I also feel like that there is a misconception of healthier foods being more expensive. You have exposed that myth quite brilliantly. Also, the more you spend on healthy foods now, the less you would spend on even more expensive hospital bills later (so to speak).

    1. Yes, re-education is key if you want to stay relevant. Doctors continue to educate themselves and so other professionals. Whether we like or not, we need to continuously educate ourselves to stay competitive in this ever-changing world.

  5. Excellent thought-provoking post! I really love point #2 about buying healthier food. Around the beginning of the year, my wife and I had the realization that we didn’t want our now-18-month-old son, who has been eating more and more regular foods, to be eating the processed garbage we were eating. The epiphany was that, if we didn’t want him eating it, why in the world were we?!?!

    Since then, we have drastically changed our diets, eliminating as much processed foods as possible and eating a healthier, more-well-rounded diet. I’ve shed 21 pounds to date and feel better than ever. Honestly, I don’t even think that we’ve been spending any more money than before. Fresh fruits and veggies do require more frequent trips to the store but are far more filling and satisfying. Plus, I’ve gotten better with portion control, resulting in eating less food overall. Therefore, I think it all kind of balances out and has resulted in a win-win situation.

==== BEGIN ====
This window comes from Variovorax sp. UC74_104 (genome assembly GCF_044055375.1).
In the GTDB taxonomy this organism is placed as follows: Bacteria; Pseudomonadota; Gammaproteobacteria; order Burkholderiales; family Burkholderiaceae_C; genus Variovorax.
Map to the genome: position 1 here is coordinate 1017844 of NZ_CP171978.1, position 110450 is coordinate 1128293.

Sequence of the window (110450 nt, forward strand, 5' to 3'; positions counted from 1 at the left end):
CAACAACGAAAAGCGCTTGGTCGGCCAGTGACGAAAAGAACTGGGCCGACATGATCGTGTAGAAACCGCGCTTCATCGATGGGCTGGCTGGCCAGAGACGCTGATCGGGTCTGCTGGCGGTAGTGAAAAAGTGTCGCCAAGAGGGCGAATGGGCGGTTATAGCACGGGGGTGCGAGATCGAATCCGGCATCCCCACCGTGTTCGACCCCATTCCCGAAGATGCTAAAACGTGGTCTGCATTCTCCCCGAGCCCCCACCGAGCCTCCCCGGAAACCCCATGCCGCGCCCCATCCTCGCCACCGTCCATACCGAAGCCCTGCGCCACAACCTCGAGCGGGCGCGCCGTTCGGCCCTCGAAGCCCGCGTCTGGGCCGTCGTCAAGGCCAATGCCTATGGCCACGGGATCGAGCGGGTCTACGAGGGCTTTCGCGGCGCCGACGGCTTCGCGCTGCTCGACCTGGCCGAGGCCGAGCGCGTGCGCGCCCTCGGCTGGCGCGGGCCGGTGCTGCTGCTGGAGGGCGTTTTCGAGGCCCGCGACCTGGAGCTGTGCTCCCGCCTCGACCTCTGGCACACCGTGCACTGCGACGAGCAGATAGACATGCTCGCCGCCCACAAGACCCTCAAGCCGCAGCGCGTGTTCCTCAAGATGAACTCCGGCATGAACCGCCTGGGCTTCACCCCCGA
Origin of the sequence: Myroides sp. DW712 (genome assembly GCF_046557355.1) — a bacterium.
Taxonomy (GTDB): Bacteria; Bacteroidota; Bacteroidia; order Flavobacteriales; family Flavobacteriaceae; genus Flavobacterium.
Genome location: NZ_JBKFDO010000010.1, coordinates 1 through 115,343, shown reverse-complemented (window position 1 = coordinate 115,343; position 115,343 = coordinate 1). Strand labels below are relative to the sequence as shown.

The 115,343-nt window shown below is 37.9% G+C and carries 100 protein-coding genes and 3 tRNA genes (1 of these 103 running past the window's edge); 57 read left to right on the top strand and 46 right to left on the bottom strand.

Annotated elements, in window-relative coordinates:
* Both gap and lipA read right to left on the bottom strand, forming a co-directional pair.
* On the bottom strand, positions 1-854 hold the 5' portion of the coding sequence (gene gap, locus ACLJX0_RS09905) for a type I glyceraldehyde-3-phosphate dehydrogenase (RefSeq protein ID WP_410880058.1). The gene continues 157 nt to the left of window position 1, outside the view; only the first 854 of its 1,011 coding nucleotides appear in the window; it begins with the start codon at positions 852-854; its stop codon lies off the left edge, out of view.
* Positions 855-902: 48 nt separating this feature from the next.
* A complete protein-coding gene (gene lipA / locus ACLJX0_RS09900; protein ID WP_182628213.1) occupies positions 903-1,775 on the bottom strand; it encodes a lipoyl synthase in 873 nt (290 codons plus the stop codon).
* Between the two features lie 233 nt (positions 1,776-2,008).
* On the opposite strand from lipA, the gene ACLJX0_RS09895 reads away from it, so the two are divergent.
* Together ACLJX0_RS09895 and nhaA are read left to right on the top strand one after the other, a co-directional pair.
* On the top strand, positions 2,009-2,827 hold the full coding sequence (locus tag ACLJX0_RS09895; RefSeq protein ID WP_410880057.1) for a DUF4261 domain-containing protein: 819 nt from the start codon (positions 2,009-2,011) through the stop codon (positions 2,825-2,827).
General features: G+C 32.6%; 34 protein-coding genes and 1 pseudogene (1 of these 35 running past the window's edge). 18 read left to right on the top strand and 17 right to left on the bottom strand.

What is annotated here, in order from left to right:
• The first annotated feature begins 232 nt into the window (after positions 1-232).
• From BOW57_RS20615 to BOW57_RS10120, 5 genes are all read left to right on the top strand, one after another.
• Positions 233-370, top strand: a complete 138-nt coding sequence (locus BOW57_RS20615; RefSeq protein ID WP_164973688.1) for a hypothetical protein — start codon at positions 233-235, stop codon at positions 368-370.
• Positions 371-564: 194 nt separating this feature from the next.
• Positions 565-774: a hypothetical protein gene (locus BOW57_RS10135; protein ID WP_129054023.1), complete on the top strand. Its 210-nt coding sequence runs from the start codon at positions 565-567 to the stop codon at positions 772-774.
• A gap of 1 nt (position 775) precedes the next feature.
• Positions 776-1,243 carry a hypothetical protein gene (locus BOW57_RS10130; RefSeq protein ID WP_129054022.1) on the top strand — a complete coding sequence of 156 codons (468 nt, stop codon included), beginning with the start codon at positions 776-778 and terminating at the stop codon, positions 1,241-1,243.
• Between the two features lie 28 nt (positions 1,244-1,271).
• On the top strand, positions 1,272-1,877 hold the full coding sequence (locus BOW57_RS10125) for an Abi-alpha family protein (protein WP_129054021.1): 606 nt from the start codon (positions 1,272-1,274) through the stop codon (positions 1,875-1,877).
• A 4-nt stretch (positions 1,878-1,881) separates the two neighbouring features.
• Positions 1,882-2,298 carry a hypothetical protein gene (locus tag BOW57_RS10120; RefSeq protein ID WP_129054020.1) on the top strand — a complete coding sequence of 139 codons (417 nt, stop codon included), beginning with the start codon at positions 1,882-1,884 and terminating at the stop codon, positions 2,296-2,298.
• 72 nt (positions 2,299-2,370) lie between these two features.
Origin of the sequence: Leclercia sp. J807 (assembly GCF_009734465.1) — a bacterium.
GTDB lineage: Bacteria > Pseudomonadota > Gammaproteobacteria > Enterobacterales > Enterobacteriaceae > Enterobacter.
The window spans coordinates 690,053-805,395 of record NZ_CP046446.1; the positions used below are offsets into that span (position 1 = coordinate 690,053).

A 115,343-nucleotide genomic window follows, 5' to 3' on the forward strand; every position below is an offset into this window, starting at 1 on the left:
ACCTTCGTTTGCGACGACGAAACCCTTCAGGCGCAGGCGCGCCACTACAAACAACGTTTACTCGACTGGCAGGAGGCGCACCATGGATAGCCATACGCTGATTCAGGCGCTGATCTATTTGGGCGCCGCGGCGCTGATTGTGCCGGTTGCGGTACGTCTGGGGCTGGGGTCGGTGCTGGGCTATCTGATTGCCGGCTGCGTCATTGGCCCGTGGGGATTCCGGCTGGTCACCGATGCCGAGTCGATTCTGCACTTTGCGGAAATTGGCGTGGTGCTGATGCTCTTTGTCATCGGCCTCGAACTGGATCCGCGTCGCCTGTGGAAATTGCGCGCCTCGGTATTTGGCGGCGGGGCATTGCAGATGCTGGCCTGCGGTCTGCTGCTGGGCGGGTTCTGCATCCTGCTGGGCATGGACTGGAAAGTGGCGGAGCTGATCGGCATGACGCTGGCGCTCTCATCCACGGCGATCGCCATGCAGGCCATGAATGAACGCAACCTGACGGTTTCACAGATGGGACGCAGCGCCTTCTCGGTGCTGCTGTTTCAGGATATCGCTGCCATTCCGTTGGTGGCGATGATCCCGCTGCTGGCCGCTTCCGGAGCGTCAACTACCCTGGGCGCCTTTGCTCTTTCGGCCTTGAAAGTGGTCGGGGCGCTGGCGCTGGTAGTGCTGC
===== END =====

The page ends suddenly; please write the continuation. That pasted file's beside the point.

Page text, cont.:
Nurse on Fire recently posted…Personal Finance & The Lion KingMy Profile

    1. What you said are all true. I remember that when my wife and I, we didn’t have a kid yet, changed our diets, we drastically improved our overall health. We used to catch cold like every single change of season but now we barely get sick. Thanks to better, healthier food.

  6. Too often people can be penny wise and pound foolish. I think a frugal person would take into account the value of something rather than looking purely at the dollar amount because sometimes it does pay more to spend more. I definitely need to heed your advice about healthier food and healthier lifestyle!

  7. These are all great ideas! My husband and I have several of our bills on automatic payment to a credit card that earns us airline miles. We also use that same credit card to pay at the grocery store, restaurants and more. At the end of the month we pay off the credit card balance so it doesn’t accrue interest. It’s amazing how fast the airline miles add up! 🙂

    1. Yes, that’ an awesome way of doing it. My wife and I do that, too. We just basically charge everything to our cards and pay off everything before the closing of the cycle. This way, we get the points, rewards, or whatever it’s called but our credit score remains good because we have zero in balance.